Electrophysiological and pharmacological characterization of a novel and potent neuronal Kv7 channel opener SCR2682 for antiepilepsy

FASEB J. 2019 Aug;33(8):9154-9166. doi: 10.1096/fj.201802848RR. Epub 2019 May 7.

Abstract

Voltage-gated Kv7/KCNQ/M potassium channels play an essential role in the control of membrane potential and neuronal excitability. Activation of the neuronal Kv7/KCNQ/M-current represents an attractive therapeutic strategy for treatment of hyperexcitability-related neuropsychiatric disorders such as epilepsy, pain, and depression, which is an unmet medical need. In this study, we synthesized and characterized a novel compound, N-(4-(2-bromo-6,7-dihydrothieno[3,2-c]pyridin-5(4H)-yl)-2,6-dimethylphenyl)-3,3-dimethylbutanamide (SCR2682) 2,6-dimethyl-4-(piperidin-yl) phenyl)-amide derivative, that exhibits selective and potent activation of neuronal Kv7/KCNQ/M-channels. Whole-cell patch-clamp recordings of human embryonic kidney 293 cells expressing Kv7.2/Kv7.3 channels show that SCR2682 selectively activates the channel current in a dose-dependent manner with an EC50 of 9.8 ± 0.4 nM, which is ∼100-fold more potent than a U.S. Food and Drug Administration-approved antiepileptic drug (retigabine) for treatment of partial epilepsy. SCR2682 shifts voltage-dependent activation of the Kv7.2/7.3 current toward more negative membrane potential, to about -37 mV (V1/2). SCR2682 also activates the native M-current in rat hippocampal or cortical neurons, causing marked hyperpolarization and potent inhibition of neuronal firings. Mechanistically, mutating the tryptophan residue 236 located at the fifth transmembrane segment of Kv7.2 abolishes the chemical activation of the channel by SCR2682. Furthermore, intraperitoneal or intragastric administration of SCR2682 results in a dose-dependent inhibition of seizures by maximal electroshock. Taken together, our findings demonstrate that a novel small molecule, SCR2682, selectively and potently activates neuronal Kv7 channels and reverses epileptic seizures in rodents. Thus, SCR2682 may warrant further evaluation for clinical development of antiepileptic therapy.-Zhang, F., Liu, Y., Tang, F., Liang, B., Chen, H., Zhang, H., Wang, K. Electrophysiological and pharmacological characterization of a novel and potent neuronal Kv7 channel opener SCR2682 for antiepilepsy.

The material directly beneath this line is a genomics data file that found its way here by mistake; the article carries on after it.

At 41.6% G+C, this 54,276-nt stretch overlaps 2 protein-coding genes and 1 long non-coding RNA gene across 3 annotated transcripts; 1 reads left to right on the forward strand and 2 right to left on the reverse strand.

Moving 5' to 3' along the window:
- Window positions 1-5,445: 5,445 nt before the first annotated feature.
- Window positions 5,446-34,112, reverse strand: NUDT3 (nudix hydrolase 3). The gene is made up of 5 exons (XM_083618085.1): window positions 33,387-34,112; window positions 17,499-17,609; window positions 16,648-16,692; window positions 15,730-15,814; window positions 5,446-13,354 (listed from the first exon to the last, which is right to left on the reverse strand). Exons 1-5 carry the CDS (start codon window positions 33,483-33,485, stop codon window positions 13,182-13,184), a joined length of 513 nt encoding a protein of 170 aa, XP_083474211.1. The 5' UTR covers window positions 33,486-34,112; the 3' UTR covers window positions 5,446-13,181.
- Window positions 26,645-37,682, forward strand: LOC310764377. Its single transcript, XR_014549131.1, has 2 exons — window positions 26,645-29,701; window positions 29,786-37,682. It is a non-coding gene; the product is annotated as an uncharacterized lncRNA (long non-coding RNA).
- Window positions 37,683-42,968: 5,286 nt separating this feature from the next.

Keywords: Kv7/KCNQ/M-channel; neurons; seizures.

Publication types

  • Research Support, Non-U.S. Gov't

MeSH terms

  • Amino Acid Substitution
  • Animals
  • Anticonvulsants / chemical synthesis
  • Anticonvulsants / chemistry
  • Anticonvulsants / pharmacology*
  • Cells, Cultured
  • ERG1 Potassium Channel / antagonists & inhibitors
  • Epilepsy / drug therapy
  • HEK293 Cells
  • Humans
  • KCNQ Potassium Channels / agonists
  • KCNQ2 Potassium Channel / agonists*
  • KCNQ2 Potassium Channel / genetics
  • KCNQ2 Potassium Channel / metabolism
  • KCNQ3 Potassium Channel / agonists*
  • Male
  • Membrane Potentials / drug effects
  • Membrane Transport Modulators / chemical synthesis
  • Membrane Transport Modulators / chemistry
  • Membrane Transport Modulators / pharmacology*
  • Mice
  • Mutagenesis, Site-Directed
  • Neurons / drug effects
  • Neurons / metabolism
  • Patch-Clamp Techniques
  • Pyridines / chemical synthesis
  • Pyridines / chemistry
  • Pyridines / pharmacology*
  • Rats
  • Seizures / drug therapy

Substances

  • Anticonvulsants
  • ERG1 Potassium Channel
  • KCNH2 protein, human
  • KCNQ Potassium Channels
  • KCNQ2 Potassium Channel
  • KCNQ3 Potassium Channel
  • KCNQ4 protein, human
  • KCNQ5 protein, human
  • Membrane Transport Modulators
  • Pyridines